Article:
Autumn 2018 (in the Southern Hemisphere) saw us in Southern Africa again, beginning our trip in the Western Cape to celebrate my Dad’s 80th birthday with family. We did spend a couple of days in Cape Town, visiting the African Penguin colony at Boulders Beach near Simonstown and walking around Kirstenbosch Botanical Garden on a very windy day (not very good for bird photography) in between catching up with family and friends.
Malachite Sunbird male at Kirstenbosch
Rock Hyrax or Dassie at Boulders
Curious African Penguin
Most of our time in the Western Cape was spent with my parents in Montagu, a small town in the Little Karoo region. I had fun stalking birds in their garden when the weather wasn’t too miserable. The Pepper Tree (Schinus molle – not a native tree) had lots of little red berries so was very popular, as was the Liquidamber in the front garden. I got to practice my identifications, with both Common Fiscal (aka Fiscal Shrike) and Fiscal Flyatcher making an appearance, and a cute but elusive Fairy Flycatcher playing hide and seek in a large tree.
Common Fiscal (Fiscal Shrike) on the liquidamber
Karoo Chat on the liquidamber
Cape Bulbul in the Pepper Tree
Female Southern Double-collared Sunbird
Cape White-eye on the pepper tree
Spectacular male Southern Double-collared Sunbird in full song
I did do a bit of exploring around town – the lei-water dam and the Nature Garden were good spots, and I found a Gymnogene (African Harrier-Hawk) in a palm tree in the primary school grounds (not easy to get a good angle though). There were lots of Red-winged Starlings around and I was happy to get one in flight, showing where their name comes from.
Red-winged Starling in flight
Red-winged Starlings – grey-headed ones are the females
African Harrier-Hawk or Gymnogene being uncooperative
Firstly some apologies for my absence – we’ve been travelling for a few weeks. My original plan was to prepare some posts to publish on the go but things got away from me and it never happened. Maybe next time! And so back to July last year for a look at my favourite birding images from my stay in Montagu. The Cape robin-chat above is very tame and has my parents well trained to produce snacks of cheese on demand. If they are a bit tardy, he wanders into the house to hurry them up!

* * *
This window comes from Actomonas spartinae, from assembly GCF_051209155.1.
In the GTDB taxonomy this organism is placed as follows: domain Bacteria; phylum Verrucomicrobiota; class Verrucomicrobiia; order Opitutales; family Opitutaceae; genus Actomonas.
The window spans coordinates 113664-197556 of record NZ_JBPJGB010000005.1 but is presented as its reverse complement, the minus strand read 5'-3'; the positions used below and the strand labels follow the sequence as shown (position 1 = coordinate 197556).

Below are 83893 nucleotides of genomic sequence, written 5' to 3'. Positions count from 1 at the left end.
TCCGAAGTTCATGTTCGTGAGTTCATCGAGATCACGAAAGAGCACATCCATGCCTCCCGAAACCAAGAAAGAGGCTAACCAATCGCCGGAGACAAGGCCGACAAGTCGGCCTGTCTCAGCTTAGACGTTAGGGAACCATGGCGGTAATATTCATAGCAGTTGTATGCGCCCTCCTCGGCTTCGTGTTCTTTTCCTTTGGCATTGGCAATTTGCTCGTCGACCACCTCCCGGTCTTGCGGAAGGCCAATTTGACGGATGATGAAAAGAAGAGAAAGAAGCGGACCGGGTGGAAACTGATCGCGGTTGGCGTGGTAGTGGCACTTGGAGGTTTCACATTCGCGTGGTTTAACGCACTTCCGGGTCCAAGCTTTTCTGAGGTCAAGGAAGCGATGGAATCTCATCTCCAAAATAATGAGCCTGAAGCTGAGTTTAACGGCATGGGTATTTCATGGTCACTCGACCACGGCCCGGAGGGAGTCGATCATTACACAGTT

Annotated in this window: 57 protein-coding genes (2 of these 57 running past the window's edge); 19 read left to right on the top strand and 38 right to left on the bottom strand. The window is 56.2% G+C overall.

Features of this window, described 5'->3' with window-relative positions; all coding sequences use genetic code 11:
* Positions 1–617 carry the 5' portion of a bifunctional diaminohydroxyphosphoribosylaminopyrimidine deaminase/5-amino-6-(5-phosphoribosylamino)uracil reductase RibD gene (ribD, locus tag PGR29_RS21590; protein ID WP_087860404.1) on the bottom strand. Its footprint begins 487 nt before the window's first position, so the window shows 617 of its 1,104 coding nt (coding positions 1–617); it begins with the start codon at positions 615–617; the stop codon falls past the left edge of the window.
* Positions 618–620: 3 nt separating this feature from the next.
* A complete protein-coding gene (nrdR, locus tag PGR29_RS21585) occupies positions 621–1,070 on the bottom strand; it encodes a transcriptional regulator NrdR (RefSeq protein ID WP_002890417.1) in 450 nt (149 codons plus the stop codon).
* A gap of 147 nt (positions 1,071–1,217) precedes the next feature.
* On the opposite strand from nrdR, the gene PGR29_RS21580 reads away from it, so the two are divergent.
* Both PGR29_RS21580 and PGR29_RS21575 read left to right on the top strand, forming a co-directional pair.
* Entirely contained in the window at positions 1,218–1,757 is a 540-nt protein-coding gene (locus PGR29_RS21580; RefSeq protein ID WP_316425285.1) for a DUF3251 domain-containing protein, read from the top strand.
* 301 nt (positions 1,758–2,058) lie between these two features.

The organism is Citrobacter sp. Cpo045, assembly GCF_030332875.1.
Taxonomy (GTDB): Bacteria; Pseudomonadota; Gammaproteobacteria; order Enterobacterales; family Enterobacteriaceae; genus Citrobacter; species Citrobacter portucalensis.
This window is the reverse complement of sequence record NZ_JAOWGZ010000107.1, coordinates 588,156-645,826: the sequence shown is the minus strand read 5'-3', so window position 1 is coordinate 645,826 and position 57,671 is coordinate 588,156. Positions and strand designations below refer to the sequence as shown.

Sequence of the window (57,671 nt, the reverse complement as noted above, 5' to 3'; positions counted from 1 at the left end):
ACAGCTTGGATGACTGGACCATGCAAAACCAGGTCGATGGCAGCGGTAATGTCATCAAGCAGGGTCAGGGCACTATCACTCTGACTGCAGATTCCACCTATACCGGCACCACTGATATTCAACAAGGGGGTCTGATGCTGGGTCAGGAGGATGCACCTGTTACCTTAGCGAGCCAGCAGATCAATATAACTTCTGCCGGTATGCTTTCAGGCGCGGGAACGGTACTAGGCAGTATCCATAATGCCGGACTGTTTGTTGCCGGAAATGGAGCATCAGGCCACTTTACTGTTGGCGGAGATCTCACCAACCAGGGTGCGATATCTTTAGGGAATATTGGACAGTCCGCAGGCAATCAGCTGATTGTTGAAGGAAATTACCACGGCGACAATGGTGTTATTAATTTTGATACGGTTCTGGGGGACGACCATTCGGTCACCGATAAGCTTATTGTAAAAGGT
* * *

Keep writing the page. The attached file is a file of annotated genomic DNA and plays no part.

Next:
The gorgeous male Southern double-collared sunbird seen in the garden
Cape weaver on a wire feeder.
Female Cape weavers squabbling over the bread holder.
Birding in my parents’ garden is always rewarding, especially as they have a good supply of bird feeders. Another awesome spot in Montagu is the lei-water dam, used as a roost by egrets, herons and cormorants. It is right in town and has a great hide/platform which gives good access for photography. I could probably spend a whole day there — no-one else in the family can quite see the attraction as it is a bit smelly. My favourite image is the male Cape weaver in breeding plumage hanging from the bottom of his nest, which is built on the end of a thorny branch and suspended over water. Hope the lady weaver approves! We also found more industrious weavers in the nature garden on the other side of town – this time, a Southern masked weaver was busy with the beginnings of his nest. It was fascinating to watch him weave the grass strands in and out.
Incoming! Grey heron adding twigs to their nest at the lei-water dam.
Male Southern masked weaver beginning his nest.
Blackheaded herons at the lei-water dam
Male Cape weaver looking for female approval of his nest building skills.
I think I broke a photography rule or two with this Montagu image – I was facing pretty much due north, looking straight toward the sun. But I love the way the reeds are backlit with the golden morning light shining through and how the mist has made the mountains and factories in the background all hazy. This was on the edge of town, standing on the bridge where Route 62 crosses the Kingna River on the way to Barrydale. From here I headed up the hill towards the nature garden and made another image looking in more or less the same direction, just from a different elevation.
Visiting family in South Africa in July gave me a great opportunity for capturing landscapes, sunrise in particular. As the country only has one time zone, sunrise in the Western Cape in winter is not too early, and I cheated a bit by still being on Perth time. Getting up early wasn’t too much of an effort, even though it was freezing cold (definitely needed gloves for working with a camera and tripod). Montagu, the town my parents now live in, is very scenic and surrounded by some of my favourite things – mountains! The mountain range highlighted by the morning sun in the image above is known as the Langeberg, part of the Cape Fold mountains. Montagu is also well provided with vineyards (great for leading lines) and heritage buildings.